China-based video game cracking group 3DM has announced that the team will stop cracking single-player games in an effort to measure the impact it has on sales.
Video game privacy has been a hotly-debated topic in the industry for a number of years now, but recent weeks has seen the issue take up most of the spotlight. Just a month ago, the creator of the prominent Chinese cracking forum 3DM, “Bird Sister,” made a bold claim that video game piracy could end in two years. Today, she made another major announcement that 3DM would stop cracking single-player games.
Bird Sister wrote on her blog that the group intends to stop cracking any single-player games for a year starting from February 8. The goal is to stop pirating and measure the impact it has on video game sales.
“We just had an internal meeting. Starting at the Chinese New Year [February 8], 3DM will not crack any single-player games.
“We’ll take a look at the situation in a year’s time to see if genuine sales have grown.”
This announcement from 3DM caps off a series of notable video game piracy incidents in the last few months. December 2015 saw the release of Avalanche Studios’ Just Cause 3, but eager pirates looking to get their hands on the game were sorely disappointed when 3DM couldn’t crack it.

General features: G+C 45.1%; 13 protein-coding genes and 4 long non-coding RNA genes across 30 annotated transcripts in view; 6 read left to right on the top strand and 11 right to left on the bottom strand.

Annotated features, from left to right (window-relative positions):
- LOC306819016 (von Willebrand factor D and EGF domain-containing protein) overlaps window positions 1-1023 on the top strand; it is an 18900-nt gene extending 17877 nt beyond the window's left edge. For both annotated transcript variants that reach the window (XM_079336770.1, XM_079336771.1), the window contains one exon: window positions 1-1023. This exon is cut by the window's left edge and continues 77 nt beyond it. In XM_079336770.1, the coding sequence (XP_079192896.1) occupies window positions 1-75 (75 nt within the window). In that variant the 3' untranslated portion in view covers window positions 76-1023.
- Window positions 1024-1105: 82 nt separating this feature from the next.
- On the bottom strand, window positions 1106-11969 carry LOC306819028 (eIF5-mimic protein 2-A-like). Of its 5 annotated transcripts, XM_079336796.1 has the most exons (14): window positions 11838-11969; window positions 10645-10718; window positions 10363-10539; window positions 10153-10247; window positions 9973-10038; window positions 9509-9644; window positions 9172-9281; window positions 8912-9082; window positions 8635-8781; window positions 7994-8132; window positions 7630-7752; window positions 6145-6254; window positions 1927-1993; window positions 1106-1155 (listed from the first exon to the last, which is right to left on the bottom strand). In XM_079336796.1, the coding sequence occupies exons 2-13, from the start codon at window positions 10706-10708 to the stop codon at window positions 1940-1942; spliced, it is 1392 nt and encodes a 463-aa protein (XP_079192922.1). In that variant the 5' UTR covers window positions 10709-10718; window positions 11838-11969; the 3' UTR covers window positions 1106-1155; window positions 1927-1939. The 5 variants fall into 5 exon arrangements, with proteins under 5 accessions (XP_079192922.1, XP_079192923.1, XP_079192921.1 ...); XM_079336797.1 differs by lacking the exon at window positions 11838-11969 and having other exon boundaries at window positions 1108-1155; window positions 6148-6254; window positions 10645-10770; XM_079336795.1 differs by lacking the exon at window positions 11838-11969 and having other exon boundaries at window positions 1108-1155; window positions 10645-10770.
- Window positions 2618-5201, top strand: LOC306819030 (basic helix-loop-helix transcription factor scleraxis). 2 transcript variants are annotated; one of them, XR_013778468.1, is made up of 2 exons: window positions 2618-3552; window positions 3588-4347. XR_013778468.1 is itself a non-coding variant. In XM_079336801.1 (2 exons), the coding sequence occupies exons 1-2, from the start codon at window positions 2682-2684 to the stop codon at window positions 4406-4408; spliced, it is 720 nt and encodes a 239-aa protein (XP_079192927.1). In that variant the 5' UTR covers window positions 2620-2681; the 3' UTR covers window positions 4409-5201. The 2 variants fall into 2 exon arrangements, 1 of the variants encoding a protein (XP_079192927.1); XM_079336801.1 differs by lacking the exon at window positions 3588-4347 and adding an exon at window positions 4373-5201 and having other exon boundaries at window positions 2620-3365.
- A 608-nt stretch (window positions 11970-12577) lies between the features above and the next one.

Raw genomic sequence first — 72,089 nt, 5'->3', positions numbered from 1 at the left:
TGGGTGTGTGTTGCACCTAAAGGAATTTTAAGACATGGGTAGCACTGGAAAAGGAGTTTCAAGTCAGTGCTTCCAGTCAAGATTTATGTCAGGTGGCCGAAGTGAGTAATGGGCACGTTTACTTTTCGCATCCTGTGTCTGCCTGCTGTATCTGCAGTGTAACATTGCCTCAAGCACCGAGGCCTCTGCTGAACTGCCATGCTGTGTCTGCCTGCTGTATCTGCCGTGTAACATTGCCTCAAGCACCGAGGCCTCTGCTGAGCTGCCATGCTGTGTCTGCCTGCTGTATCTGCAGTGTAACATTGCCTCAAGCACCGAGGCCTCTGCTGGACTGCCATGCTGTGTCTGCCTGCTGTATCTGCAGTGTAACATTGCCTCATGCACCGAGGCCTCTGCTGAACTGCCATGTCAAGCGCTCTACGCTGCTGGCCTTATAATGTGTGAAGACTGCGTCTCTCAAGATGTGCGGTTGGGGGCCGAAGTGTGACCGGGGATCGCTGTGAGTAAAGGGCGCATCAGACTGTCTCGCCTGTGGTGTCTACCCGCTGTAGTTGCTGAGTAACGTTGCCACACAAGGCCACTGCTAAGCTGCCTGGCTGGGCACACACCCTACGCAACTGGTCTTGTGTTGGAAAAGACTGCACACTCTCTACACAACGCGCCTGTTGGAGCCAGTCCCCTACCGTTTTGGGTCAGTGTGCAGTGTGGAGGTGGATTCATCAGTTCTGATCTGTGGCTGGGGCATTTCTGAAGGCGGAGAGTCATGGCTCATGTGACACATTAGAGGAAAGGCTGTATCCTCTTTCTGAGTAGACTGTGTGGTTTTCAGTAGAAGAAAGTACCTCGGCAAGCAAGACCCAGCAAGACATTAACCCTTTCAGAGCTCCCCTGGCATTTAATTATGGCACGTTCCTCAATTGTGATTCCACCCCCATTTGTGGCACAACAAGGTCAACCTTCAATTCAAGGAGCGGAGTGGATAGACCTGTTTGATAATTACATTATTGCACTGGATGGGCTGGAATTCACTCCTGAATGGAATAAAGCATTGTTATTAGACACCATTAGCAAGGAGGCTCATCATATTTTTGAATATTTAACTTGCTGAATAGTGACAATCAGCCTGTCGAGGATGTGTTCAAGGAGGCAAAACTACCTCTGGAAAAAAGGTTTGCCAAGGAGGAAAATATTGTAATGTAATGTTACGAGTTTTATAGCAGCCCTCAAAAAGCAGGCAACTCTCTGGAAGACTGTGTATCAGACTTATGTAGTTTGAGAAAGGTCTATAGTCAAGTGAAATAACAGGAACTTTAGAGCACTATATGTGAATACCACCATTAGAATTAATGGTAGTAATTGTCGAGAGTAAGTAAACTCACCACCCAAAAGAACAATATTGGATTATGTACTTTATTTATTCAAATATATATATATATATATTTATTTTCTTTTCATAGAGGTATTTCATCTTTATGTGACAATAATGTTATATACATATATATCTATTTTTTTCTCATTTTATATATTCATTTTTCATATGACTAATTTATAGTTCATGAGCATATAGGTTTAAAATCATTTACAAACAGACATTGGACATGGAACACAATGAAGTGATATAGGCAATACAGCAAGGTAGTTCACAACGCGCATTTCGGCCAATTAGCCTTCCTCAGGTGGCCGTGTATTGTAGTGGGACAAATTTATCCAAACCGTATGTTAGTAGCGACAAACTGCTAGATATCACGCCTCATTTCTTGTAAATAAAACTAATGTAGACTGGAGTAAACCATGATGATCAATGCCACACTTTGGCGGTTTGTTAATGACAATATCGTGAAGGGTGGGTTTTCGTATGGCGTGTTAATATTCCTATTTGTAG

Just Cause 3‘s use of anti-piracy software from Denuvo Software Solutions GmbH prompted Bird Sister’s aforementioned claim on the end of video game piracy. Just two weeks ago, The Witness was recently released to critical and commercial success, but creator Jonathan Blow bemoaned the fact that, despite all the attention, The Witness was still getting heavily pirated.
Some large game companies such as Ubisoft endorse the usage of DRM while developers like CD Projekt Red remain unconvinced of the method’s effectiveness, even claiming that DRM actually contributes to piracy. But while piracy may or may not have a significant effect on larger developers, the same can’t be said for smaller indie games and developers. For small independent gaming studios who don’t have the resources of a big company such as Bethesda or Ubisoft, there is the concern that gaming piracy will have negative repercussions on future high-quality indie releases.
But after all the debates over the impact of video game piracy are postponed for another day, it all comes down to the simple fact that developers put an immense effort into creating video games and they should have something to show for it in the end. Whether 3DM’s year long break from cracking games will actually impact sales remains to be seen, but there is little doubt that the next twelve months will be important for video game piracy and the entire video game industry.